The study presented in this paper emphasizes on rapid assessment of LULC changes and their consequences on regional soil erosion potential in a mountainous watershed of Chitral, Pakistan. For this purpose, RUSLE model is used in combination with GIS, which is proved to be an effective tool to extract land use land cover changes. The results of the study demonstrate that LULC changes were significant during the period from 2000 to 2020. The risks of soil erosion have been increased by 4%. The mean erosion potential for the whole watershed was increased from 9.2 tons/ha/y in 2000 to 15.63 tons/ha/y in 2020. A significant expansion in bare areas, agriculture in the valley, and agriculture in sloping valley has been noticed. On the other hand, there is a decrease in areas covered by water bodies and natural trees. These results indicate the significant impact of different land cover factors and human activities on LULC change, and consequently, on soil erosion.
Massive deforestation and increased agricultural land could be treated as most important reasons for increase in soil loss during the study period. This demands an immediate attention of the stakeholders, regulatory decision makers, and environmental management groups to propose comprehensive guidelines for possible LULCC. The farmers need to be provided with the capacity development programs to raise their level of awareness. An efficient system to control soil erosion will be equally helpful to reduce the sedimentation and increase the life and efficiency of hydraulic dam(s) constructed on Chitral river, which drains through this watershed. The soil loss hazard maps generated in this study could also be helpful to develop strategies to overcome food and water problems in the coming decades.

6. Limitations and Future Studies

In the future, the effect of LULC changes can be estimated in other hilly and plain areas. Effects of all other influencing factors like slope, elevation, and rainfall should also be estimated by integrating RUSLE and GIS. Global climate system may be altered due to LULC changes. Nearly two-thirds of the precipitation that falls on the surface of earth is returned to the atmosphere via evaporation. The prediction about the changes in the precipitations can be made depending upon LULC changes in the study area. Additionally, LULC alters the amount of CO2 in the atmosphere. A study can be conducted to estimate the change of CO2 in the atmosphere due to LULCC. The storage capacity of the Warsak Dam is decreasing day by day due to changes in LULC which directly contributes to soil erosion. Thus, there is a need to propose some control structures in Chitral river by using BIM (building information modeling) to control soil erosion.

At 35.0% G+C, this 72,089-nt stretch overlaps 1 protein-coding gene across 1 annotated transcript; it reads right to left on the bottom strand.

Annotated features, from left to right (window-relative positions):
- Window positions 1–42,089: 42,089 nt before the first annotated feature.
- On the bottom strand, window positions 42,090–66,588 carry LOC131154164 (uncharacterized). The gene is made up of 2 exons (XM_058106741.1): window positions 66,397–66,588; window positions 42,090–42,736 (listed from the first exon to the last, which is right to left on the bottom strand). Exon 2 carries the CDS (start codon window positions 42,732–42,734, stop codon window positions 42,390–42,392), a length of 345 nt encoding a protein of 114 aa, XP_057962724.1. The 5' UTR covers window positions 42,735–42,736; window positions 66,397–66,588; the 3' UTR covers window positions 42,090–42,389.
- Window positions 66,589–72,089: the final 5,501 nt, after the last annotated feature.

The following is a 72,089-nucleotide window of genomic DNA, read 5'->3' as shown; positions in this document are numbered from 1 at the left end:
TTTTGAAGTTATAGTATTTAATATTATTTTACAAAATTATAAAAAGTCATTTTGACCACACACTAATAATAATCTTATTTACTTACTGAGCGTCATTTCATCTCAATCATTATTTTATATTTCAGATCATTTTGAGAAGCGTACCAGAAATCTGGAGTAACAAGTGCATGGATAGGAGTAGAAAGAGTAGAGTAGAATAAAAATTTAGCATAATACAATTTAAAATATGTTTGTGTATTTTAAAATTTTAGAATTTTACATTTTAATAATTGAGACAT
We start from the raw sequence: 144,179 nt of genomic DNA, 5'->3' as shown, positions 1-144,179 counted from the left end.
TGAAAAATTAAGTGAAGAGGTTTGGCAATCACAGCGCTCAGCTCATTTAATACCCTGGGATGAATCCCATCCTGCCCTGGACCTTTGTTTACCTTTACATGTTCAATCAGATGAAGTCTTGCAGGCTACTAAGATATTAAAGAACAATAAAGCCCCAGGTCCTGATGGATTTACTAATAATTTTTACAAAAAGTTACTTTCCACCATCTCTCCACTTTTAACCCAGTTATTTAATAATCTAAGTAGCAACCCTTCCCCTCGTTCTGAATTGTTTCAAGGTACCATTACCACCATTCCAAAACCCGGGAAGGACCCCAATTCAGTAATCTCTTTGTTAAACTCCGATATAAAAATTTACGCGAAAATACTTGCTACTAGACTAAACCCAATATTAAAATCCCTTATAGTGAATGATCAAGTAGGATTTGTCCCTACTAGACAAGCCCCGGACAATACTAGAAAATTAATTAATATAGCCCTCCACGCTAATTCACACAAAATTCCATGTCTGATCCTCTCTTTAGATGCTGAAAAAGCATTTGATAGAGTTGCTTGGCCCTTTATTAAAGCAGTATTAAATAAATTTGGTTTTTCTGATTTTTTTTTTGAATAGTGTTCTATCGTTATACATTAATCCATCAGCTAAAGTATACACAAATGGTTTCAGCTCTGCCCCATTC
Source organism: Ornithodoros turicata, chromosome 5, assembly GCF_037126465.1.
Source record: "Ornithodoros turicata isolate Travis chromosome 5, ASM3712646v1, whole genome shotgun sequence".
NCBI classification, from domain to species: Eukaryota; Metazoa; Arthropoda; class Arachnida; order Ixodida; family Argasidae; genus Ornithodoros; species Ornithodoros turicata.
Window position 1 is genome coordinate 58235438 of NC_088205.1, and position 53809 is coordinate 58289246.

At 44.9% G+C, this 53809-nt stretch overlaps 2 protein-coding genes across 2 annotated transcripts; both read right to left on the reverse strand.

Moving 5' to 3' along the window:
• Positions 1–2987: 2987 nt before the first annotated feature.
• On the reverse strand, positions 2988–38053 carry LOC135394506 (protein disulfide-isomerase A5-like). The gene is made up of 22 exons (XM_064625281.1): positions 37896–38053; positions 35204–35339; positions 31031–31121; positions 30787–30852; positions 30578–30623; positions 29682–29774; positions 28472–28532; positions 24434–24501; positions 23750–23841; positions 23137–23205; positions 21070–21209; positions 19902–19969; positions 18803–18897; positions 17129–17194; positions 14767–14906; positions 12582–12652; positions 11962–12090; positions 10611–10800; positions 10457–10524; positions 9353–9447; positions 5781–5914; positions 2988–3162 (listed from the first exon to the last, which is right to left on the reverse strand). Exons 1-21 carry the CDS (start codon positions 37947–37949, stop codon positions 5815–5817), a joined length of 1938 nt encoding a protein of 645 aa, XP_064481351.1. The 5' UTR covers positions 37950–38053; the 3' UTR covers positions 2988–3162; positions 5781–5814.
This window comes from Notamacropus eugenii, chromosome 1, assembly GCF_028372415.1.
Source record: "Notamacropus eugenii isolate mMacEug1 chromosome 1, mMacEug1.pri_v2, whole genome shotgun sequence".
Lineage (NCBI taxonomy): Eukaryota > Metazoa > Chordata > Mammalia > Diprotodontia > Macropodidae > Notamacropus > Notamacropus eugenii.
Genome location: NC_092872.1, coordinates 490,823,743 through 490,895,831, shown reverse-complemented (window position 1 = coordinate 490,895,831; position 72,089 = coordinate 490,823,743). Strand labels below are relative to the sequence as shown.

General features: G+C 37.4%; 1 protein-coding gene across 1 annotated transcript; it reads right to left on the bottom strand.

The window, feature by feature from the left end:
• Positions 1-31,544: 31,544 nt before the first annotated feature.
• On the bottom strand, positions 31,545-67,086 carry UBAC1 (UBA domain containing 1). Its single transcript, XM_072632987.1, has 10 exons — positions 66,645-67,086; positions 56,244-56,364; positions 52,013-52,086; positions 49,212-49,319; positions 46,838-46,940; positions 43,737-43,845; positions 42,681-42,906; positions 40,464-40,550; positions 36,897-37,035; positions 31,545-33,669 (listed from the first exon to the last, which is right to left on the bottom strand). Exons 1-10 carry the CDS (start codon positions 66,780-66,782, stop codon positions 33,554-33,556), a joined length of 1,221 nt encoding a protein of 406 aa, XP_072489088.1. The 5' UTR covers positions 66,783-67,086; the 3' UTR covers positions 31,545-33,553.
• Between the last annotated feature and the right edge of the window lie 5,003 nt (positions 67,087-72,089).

Author Contributions

Conceptualization, B.A. and A.M.; methodology, B.A.; software, S. and R.F.T.; validation, Z.A.K., A.M. and M.S.; formal analysis, Z.A.K.; investigation, B.A.; resources, F.A. and M.H.B.; data curation, D.F.; writing—original draft preparation, B.A. and A.M.; writing—review and editing, Z.A.K. and M.S.; visualization, S. and R.T.F.; supervision, A.M. and Z.A.K.; project administration, B.A. All authors have read and agreed to the published version of the manuscript.


This research received no external funding.

Conflicts of Interest

The authors declare no conflict of interest.


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Figure 1. (a) Study area (Chitral District) with locations of weather stations and villages; (b) KPK Province of Pakistan in which the study area lies; (c) Location of study area in KPK Province.
Figure 1. (a) Study area (Chitral District) with locations of weather stations and villages; (b) KPK Province of Pakistan in which the study area lies; (c) Location of study area in KPK Province.
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Figure 2. Digital Elevation Model (DEM) of the study area.
Figure 2. Digital Elevation Model (DEM) of the study area.
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Figure 3. LULC (land use land cover) map of study area (a) 2020, (b) 2010, (c) 2000.
Figure 3. LULC (land use land cover) map of study area (a) 2020, (b) 2010, (c) 2000.
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Figure 4. The trend of LULC from 2000 to 2020.
Figure 4. The trend of LULC from 2000 to 2020.
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Figure 5. Land use class-wise severity classes with a 10-year gap according to the area affected.